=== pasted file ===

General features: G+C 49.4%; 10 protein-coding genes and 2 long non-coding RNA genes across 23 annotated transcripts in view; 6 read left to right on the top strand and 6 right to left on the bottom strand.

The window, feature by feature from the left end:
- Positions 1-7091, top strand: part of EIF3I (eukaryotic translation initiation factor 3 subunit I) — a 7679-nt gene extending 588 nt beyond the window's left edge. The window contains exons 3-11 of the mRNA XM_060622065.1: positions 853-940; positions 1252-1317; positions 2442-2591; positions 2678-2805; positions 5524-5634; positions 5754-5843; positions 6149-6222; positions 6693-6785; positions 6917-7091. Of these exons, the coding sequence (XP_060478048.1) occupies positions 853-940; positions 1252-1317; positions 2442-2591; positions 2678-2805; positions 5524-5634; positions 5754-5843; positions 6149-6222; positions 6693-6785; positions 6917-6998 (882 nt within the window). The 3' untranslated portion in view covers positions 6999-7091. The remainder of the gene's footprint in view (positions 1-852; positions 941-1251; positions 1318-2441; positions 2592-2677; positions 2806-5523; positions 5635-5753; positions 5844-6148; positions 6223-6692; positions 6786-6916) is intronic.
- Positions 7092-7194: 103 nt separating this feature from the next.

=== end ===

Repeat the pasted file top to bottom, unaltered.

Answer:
General features: G+C 49.4%; 10 protein-coding genes and 2 long non-coding RNA genes across 23 annotated transcripts in view; 6 read left to right on the top strand and 6 right to left on the bottom strand.

The window, feature by feature from the left end:
- Positions 1-7091, top strand: part of EIF3I (eukaryotic translation initiation factor 3 subunit I) — a 7679-nt gene extending 588 nt beyond the window's left edge. The window contains exons 3-11 of the mRNA XM_060622065.1: positions 853-940; positions 1252-1317; positions 2442-2591; positions 2678-2805; positions 5524-5634; positions 5754-5843; positions 6149-6222; positions 6693-6785; positions 6917-7091. Of these exons, the coding sequence (XP_060478048.1) occupies positions 853-940; positions 1252-1317; positions 2442-2591; positions 2678-2805; positions 5524-5634; positions 5754-5843; positions 6149-6222; positions 6693-6785; positions 6917-6998 (882 nt within the window). The 3' untranslated portion in view covers positions 6999-7091. The remainder of the gene's footprint in view (positions 1-852; positions 941-1251; positions 1318-2441; positions 2592-2677; positions 2806-5523; positions 5635-5753; positions 5844-6148; positions 6223-6692; positions 6786-6916) is intronic.
- Positions 7092-7194: 103 nt separating this feature from the next.